Despite the fact that China’s ski resorts are still relatively unheard of among foreign tourists, the ex-pat community living there, especially Britains, Australians and Americans, have long since discovered that China not only has some decent ski slopes, but that the slopes are in fact a fun place to meet others and understand about Chinese culture.
Although Skiing and China may not be the first word association to come to mind, China’s ski industry is growing. Ten year’s ago it was estimated that 200 people in China had skied. Today over a million people are estimated to have skied at least once. Although skiing has in no ways reached the popularity levels in the West, more and more young Chinese, especially those in big cities and with high-income levels are taking up skiing. Having skied is becoming a symbol of a modern outlook for young urban people. Chinese business managers as far away as Fujian and Zhu Hai, not to mention Shanghai and Hong Kong, ski regularly.
The ski industry in China will continue to progress. Currently virtually all of the ski equipment is imported into the country. Yabuli has purchased over 700 complete sets of skis, boots, poles, ski clothing, etc. from Switzerland and promises to purchase an additional 2,200 sets in the years ahead. Other resorts are looking at similar purchases although often being more economical on price and quality. As China’s numbers of skiers grows, more incentive will exist for development of a ski equipment industry in China.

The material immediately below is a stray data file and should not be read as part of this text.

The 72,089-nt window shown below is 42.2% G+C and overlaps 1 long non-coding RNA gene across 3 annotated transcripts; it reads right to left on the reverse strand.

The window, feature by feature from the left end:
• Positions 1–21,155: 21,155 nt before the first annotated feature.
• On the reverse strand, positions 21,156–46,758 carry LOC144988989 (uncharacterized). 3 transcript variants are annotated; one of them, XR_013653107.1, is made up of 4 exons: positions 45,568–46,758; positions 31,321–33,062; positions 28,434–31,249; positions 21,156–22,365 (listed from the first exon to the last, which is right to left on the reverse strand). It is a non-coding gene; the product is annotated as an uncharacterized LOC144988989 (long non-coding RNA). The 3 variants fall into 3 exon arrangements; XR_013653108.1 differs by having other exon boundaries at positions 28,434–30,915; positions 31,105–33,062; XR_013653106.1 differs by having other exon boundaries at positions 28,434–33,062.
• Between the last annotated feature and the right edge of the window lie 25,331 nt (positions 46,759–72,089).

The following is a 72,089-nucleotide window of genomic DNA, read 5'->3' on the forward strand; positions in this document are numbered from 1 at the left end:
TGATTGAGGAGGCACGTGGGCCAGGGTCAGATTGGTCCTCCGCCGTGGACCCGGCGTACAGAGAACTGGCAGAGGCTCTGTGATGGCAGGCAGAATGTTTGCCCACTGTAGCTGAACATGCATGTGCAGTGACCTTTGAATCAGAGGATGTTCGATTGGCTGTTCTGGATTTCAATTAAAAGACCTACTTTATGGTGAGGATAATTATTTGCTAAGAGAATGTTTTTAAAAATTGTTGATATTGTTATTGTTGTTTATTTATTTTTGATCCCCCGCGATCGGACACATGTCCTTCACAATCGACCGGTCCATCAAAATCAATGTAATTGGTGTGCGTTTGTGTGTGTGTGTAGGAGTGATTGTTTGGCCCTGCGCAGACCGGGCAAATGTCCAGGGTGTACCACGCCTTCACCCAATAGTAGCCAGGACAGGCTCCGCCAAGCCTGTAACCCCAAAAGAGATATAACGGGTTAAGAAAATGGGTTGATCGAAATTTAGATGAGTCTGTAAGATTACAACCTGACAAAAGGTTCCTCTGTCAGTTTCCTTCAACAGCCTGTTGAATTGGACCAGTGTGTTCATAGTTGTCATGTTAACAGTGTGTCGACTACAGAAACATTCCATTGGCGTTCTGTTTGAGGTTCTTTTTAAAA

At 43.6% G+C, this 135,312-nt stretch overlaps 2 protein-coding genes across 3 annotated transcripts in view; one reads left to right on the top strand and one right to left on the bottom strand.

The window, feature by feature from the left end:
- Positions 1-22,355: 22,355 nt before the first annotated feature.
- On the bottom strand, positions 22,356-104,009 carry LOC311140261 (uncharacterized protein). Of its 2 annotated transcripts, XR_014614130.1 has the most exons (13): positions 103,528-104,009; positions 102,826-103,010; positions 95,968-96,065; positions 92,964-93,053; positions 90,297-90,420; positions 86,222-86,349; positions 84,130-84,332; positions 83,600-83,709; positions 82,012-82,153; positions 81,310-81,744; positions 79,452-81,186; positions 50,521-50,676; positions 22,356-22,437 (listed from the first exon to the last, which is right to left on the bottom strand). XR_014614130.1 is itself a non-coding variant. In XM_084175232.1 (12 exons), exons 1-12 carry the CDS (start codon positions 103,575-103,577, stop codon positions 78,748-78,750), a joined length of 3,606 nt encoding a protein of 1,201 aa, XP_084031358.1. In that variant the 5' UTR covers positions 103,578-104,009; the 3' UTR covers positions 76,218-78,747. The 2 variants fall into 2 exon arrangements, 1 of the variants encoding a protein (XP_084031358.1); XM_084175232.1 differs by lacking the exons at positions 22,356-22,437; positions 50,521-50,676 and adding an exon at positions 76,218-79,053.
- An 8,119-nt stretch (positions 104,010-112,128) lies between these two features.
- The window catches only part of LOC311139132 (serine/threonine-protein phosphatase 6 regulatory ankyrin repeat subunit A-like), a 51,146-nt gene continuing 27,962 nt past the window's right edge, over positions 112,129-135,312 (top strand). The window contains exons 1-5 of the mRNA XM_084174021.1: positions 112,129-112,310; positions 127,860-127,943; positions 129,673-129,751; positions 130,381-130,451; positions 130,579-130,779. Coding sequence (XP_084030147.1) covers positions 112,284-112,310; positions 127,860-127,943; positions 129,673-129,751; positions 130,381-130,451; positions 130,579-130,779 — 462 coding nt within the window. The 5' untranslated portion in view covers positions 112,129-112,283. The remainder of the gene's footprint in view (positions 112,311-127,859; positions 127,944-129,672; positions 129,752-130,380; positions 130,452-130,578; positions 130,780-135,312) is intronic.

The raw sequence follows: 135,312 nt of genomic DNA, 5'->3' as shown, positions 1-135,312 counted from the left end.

Yabuli will continue to maintain its lead as the premier resort. This is because the resorts geographical position and climate give it the best snow within relatively close distance to major population areas. The central and provincial government has continued to support infrastructure development in the region.
Prices in China are still reasonably cheap. A one-day adult lift pass at one of the more popular ski resorts in China costs around $US20.
The decent ski resorts in China can be tricky to get to, which means that tagging on a day’s skiing or boarding to a short break in one of the major centres just isn’t possible. If you say you want to go skiing or snowboarding in China, you’ve got to really mean it.
Getting to China’s largest ski resort (Yabuli) in Heilongjiang Province, for example, involves a 90 minute internal flight from Beijing, a two and a half hour train ride and a bus transfer.
There are more convenient ski resorts in China. Beijing Nanshan International Ski Slope and Resort is only an hour and a half’s drive from Beijing and even has an international-standard half-pipe. Just don’t expect to work up too much of a sweat. With its highest point just 600 metres (1,968 feet) above sea level, most of the runs are over pretty quickly.